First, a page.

Title: GA 2003: Report of the Secretary-General on the Situation of Human Rights in Myanmar: Addendum
Date of publication: 06 November 2003
Description/subject: Update to incorporate the Special Envoy's visit to Burma, 30 September to 2 October 2003
Language: English
Source/publisher: United Nations (A/58/325/Add.1)
Format/size: pdf (39K)
Date of entry/update: 19 November 2003


Title: Time for UN Intervention in Burma/Myanmar:
Date of publication: October 2003
Description/subject: Geographical Location of Burma/Myanmar; Country Report; Historical Background; 1988: Prospects for Re-emerging of Democracy; Democracy’s Light Begins to Dim; National Council of the Union of Burma; I. Rule of Law, or “Law and Order?”; II. Unconstructive SPDC’s Stance on Regional Cooperation; III. Militarization of Burma and Regional Instability: A Military Build-up Bursting at Its Seams; IV. Genocidal Policies and Practices of the Military Regime; V. Arrest, Arbitrary Detention, and Disappearance; VI. Torture and Extrajudicial Killings; VII. Political Prisoners and Former Political Prisoners; VIII. Forced Labour and Forced Relocation; IX. The Rights of the Child; X. Women’s Rights and Realities; XI. Violence Against Women: Soldiers Licensed to Rape; XII. Refugees and Migrants: Mass Exodus from an Intolerable Situation; XIII. Inhuman Living Condition: Economic Mismanagement; XIV. Illegal Drug Industry: Bane of the International Community; XV. HIV Epidemic: Crisis on the Horizon.
Language: English
Source/publisher: National Council of the Union of Burma (NCUB)
Format/size: pdf (1.1MB) 55 pages
Alternate URLs: http://www.asiantribune.com/news/2003/10/25/time-un-intervention-burmamyanmar-threat-international-...
Date of entry/update: 06 August 2010


Title: BURMA: IT IS TIME TO PUT THE SITUATION IN BURMA ON THE SECURITY COUNCIL’S AGENDA
Date of publication: 05 September 2003
Description/subject: Research Paper of the BURMA UN SERVICE OFFICE and the BURMA FUND... Contents: Executive Summary; The Role of the Security Council Assigned by the United Nations Charter; The determination of a ‘threat to the peace, breach of the peace or act of aggression’ under Article 39 of the Charter; 1. Internal conflicts as a threat to the peace; 2. Violations of human rights and humanitarian law, and humanitarian crises, as a threat to the peace; 3. Disruption to democracy as a threat to the peace; Why the Security Council should determine that the situation in Burma constitutes a ‘threat to the peace’; Disruption to democracy: Internal conflict and gross violations of human rights and humanitarian law; Dire Humanitarian situation; The United Nations Secretary-General’s power under Article 99 of the Charter; Coercive Measures: Existing Sanctions Against the Burmese Regime. A Model Security Council Targeted Sanctions Regime for Burma...The pdf version on the ncgub site is tarted-up, with photos and layout, and a modified title: "Crisis in Burma: AN Agenda for the United Nations Security Council?"
Language: English
Source/publisher: Burma UN Service Office, Burma Fund
Format/size: html (384K), Word (223K), pdf (294K)
Alternate URLs: http://www.ibiblio.org/obl/docs/2003-09-SCpaper.doc
Date of entry/update: 24 October 2003


Title: GA 2003: Report of the Secretary-General on the Situation of Human Rights in Myanmar
Date of publication: 25 August 2003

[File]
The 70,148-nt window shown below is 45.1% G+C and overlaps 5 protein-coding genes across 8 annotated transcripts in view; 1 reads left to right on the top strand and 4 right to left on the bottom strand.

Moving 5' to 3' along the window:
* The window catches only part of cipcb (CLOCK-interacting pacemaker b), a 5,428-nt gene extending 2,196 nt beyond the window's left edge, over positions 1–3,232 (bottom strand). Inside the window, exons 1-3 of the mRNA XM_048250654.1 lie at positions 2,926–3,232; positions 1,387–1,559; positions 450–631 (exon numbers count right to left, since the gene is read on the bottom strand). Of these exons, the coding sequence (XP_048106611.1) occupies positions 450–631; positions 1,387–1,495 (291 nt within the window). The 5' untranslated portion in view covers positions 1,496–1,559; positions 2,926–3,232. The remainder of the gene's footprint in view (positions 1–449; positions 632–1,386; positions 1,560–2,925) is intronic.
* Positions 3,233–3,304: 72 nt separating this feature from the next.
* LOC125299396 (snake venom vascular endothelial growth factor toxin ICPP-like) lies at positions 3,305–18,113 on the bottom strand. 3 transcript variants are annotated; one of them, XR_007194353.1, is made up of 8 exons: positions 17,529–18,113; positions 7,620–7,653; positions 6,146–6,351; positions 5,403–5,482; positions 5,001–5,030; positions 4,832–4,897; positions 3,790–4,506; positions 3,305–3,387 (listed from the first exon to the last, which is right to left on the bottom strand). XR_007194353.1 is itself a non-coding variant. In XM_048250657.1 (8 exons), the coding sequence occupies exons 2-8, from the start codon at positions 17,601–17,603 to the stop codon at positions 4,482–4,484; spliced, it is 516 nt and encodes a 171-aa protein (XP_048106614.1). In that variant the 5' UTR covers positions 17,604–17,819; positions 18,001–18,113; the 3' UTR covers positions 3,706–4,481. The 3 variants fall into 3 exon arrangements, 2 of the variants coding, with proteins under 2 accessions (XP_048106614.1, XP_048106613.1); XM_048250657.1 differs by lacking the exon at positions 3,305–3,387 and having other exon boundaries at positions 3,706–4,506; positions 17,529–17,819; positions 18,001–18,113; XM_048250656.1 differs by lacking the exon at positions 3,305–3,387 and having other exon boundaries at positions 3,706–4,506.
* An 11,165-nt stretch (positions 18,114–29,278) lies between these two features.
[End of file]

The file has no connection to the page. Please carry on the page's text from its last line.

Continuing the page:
Description/subject: "...The present report is based upon the good offices efforts undertaken by the Secretary-General and his Special Envoy, Razali Ismail, in attempting to facilitate national reconciliation and democratization in Myanmar, in accordance with General Assembly resolution 57/231 of 18 December 2002. The discussions that the Secretary-General and his Special Envoy have had separately with the Myanmar authorities during this reporting period continued to focus on the issue of how the United Nations can be of assistance in facilitating the national reconciliation process in Myanmar. During this period, the optimism that followed the lifting of the remaining restrictions on Daw Aung San Suu Kyi on 11 May 2002 dissipated. Contrary to the expectations of the Myanmar people, who are overwhelmingly in favour of change, and the United Nations, there was no substantive progress towards national reconciliation and democratization in Myanmar. Following the events in northern Myanmar of 30 May, which resulted in the detention of Daw Aung San Suu Kyi and other leaders of the National League for Democracy (NLD), Myanmar’s embryonic and home-grown national reconciliation process, as understood by the United Nations, was halted. Daw Aung San Suu Kyi and other NLD leaders still remain detained and incommunicado at the time of this reporting. The Secretary- General remains gravely concerned about the safety and well-being of these NLD leaders and others detained after 30 May and reiterates his call for the Myanmar authorities to remove, without delay, all the restrictions imposed on their freedom of movement and political activities. He is also seriously concerned that the absence of 2 A/58/325 progress in the process of national reconciliation and democratization is to the detriment of the Myanmar people, who voted for change in 1990 and deserve to experience the same benefits of economic, civil, social and political development as their counterparts in neighbouring countries. The Secretary-General reiterates his determination to do his utmost to revive the national reconciliation process if all parties are willing. He particularly appeals to the leaders of the State Peace and Development Council to release Daw Aung San Suu Kyi and commence substantive political dialogue with her immediately, so that national reconciliation and democratization in Myanmar can be achieved at an early date, with the participation of all the interested parties concerned, and in a way that brings immediate and tangible benefits to the Myanmar people..."